"So far I've been out there in the streets running with the activists. But sometimes

one must sit back and think. I see my function as party president more as the thinker,

the one who lays out the overall strategy and the philosophy that the party is based

on".

"That is why it is so important that our new secretary-general does not have

other any obligations as Senator or member of the National Assembly. I will relay

my ideas and thoughts to him and he will make sure they are implemented".

According to this division of roles and responsibilities, Rainsy is currently devoting

a lot of time and energy on writing a book about the political principles and philosophy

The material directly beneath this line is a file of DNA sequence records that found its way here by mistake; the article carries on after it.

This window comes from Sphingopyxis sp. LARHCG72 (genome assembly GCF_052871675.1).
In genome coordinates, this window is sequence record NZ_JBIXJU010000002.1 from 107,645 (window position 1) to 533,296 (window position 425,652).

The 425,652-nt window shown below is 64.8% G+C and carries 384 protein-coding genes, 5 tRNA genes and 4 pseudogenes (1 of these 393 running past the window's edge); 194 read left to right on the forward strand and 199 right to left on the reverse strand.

that the party is founded on. He predicts it will be published early next year.

Some parts of his writing will be done in Cambodia, others abroad, since Rainsy is

still planning on travelling frequently.

This is exactly what has caused criticism: his extended trips, particularly to France

and the US, versus extended stays in Cambodia. It has also fed the notion that Rainsy

was growing disillusioned and estranging himself from everyday Cambodian political

life.

"But you must realize that without my trips abroad, the party could not function.

I bring back money that helps us overcome our financial constraints".

"Also I have to find political support for the struggle to build democracy in

Cambodia. We are very dependent on international assistance, but Cambodia is such

a small country, that for instance American Congressmen would never grant us a thought